In this thread:
we've been talking about how mount arc limits are ignored at ranges over 5nm.
I've been experimenting with an Arleigh Burke being shot with Brahmos missiles, and how it uses its illuminators against them (from my understanding, the Arleigh Burke has one forward-facing AN/SPG-62 and two rear-facing ones).
I've attached a scenario (slightly updated from the one in that thread) that can be used for testing. There are four Arliegh Burkes, each facing six Rajputs with Brahmos missiles. I've been firing two Brahmos missiles from each Rajput, so each Arleigh Burke is defending against 12 Brahmos missiles, from about 150nm - though detection of the missiles only occurs at about 17nm.
The four situations are these:
1) Arleigh Burke vs attack from the front.
2) Arleigh Burke vs attack from the rear
3) Arleigh Burke vs attack from the front, but with its front SPG-62 removed.
4) Arleigh Burke vs attack from the rear, but with its rear SPG-62s removed.
I've also experimented with repeating this scenario and giving these Arleigh Burkes orders to turn 90 or 180 degrees when the missiles are detected.
I have noticed some weirdness as a result of mount arc limits being ignored at over 5nm:
- All three illuminators are used simultaneously against missiles coming from the same direction.
- It assumes the ship turning turn to bring illuminators to face the threat, but at 5nm very fast anti-ship missiles outpace the agility of the Arleigh Burke to turn in time.
- You get some weirdness when missiles are within 5nm and can't be targeted, but other missiles in the same direction and over 5nm away are targeted.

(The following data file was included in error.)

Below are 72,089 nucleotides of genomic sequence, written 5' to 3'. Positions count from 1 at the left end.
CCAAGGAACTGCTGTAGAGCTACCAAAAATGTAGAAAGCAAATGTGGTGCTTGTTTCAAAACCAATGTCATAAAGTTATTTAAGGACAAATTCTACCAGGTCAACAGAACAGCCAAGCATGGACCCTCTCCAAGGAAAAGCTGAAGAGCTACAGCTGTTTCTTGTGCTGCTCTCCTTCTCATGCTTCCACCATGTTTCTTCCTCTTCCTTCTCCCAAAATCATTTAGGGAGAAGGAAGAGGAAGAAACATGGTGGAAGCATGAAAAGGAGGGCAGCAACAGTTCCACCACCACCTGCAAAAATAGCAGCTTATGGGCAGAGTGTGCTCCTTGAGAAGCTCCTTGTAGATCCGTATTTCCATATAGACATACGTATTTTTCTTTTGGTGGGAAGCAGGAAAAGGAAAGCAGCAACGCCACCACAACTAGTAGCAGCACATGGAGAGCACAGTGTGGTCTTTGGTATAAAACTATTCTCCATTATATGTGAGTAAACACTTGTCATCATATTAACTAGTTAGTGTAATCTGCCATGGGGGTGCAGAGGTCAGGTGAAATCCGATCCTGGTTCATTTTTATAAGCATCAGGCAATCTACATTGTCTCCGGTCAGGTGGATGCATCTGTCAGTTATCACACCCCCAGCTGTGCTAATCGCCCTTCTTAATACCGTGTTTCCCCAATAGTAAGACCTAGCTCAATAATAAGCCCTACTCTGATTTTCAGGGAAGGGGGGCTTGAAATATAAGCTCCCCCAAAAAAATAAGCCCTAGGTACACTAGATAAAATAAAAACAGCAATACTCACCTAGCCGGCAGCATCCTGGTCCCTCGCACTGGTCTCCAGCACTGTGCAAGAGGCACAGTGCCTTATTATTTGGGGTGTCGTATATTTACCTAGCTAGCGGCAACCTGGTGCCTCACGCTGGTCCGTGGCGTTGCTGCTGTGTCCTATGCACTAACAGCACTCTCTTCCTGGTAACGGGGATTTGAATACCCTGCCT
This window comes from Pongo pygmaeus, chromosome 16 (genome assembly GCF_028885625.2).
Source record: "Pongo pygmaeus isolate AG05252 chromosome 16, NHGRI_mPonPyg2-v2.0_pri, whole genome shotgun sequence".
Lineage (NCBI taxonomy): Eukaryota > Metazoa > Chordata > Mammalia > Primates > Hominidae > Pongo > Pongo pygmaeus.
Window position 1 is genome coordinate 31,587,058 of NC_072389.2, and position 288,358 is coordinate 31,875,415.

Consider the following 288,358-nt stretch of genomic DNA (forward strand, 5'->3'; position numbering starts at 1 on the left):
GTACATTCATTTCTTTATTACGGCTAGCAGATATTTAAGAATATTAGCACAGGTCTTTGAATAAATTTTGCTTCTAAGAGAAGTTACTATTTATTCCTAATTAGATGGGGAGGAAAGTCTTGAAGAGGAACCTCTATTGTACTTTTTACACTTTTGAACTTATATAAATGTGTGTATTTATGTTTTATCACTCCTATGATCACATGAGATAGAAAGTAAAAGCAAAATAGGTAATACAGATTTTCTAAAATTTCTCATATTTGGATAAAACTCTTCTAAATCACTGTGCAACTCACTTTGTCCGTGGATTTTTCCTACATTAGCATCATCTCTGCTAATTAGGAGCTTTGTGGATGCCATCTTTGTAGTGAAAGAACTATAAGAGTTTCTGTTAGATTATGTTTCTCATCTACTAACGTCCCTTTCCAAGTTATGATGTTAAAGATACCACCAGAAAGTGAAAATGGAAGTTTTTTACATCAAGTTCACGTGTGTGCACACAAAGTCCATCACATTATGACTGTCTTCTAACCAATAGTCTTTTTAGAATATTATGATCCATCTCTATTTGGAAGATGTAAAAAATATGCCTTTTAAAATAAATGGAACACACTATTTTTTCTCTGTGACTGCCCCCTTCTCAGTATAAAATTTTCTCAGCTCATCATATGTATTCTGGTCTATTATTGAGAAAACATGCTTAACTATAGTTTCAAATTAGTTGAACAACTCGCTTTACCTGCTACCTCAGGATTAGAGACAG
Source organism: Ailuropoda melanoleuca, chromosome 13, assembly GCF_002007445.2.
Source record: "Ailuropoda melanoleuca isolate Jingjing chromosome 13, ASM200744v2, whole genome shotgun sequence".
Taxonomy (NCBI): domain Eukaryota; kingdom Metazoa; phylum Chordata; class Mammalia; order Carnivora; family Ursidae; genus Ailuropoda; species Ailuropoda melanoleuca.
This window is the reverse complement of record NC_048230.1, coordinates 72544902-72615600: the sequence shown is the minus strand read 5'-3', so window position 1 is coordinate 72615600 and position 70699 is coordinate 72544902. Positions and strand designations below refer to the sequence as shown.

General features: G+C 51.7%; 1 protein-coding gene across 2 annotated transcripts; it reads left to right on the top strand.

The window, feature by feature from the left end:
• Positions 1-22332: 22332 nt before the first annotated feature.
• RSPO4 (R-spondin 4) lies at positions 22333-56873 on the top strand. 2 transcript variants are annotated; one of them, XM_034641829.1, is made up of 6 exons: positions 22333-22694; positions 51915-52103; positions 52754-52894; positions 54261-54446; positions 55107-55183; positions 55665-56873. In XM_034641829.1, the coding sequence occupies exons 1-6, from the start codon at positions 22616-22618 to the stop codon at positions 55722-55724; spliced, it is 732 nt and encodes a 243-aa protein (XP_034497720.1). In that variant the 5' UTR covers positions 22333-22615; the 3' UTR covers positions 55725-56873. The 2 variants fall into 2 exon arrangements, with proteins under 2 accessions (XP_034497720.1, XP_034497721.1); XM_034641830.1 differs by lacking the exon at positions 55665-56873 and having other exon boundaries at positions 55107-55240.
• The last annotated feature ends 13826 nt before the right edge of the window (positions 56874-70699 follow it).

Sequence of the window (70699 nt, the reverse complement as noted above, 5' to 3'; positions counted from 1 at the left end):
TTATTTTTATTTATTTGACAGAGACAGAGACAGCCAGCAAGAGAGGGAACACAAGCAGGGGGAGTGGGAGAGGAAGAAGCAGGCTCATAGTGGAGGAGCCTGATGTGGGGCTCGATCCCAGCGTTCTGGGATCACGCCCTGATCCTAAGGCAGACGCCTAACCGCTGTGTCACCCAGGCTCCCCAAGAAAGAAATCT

I think the biggest issue with the way it works is that, for attacks from the front especially, the Arleigh Burke can use all three illuminators simultaneously for most of the attack, when really it would only have one available for a long while until it had turned.
Filitch suggested that arc limit could be extended based on the velocity of the target, though others have suggested this may be too performance-taxing. Or perhaps an arc limit based on the agility/speed of the vessel firing (lower agility = increase to the 5nm)? Or even a simple increase to the 5nm in all cases, since it gives ships quite a boost against very fast missiles?
All that said, however, when I pitted the Arleigh Burke against a frontal attack and removed all but its single front illuminator (as though it couldn't turn to expose the rear ones), it still put up almost as good a fight as when it had all three illuminators.
I don't really feel qualified to suggest alterations to this 5nm rule if others with more expertise feel it's right as it is. After all, it serves its purpose, and any such calculation has to strike a balance between accuracy of modelling vs accuracy of outcome. I thought, though, since I had made this test scenario and there was some discussion about it, it could be handy for others to look at if they wanted to discuss it.
< Message edited by ColonelMolerat -- 11/5/2016 5:12:54 PM >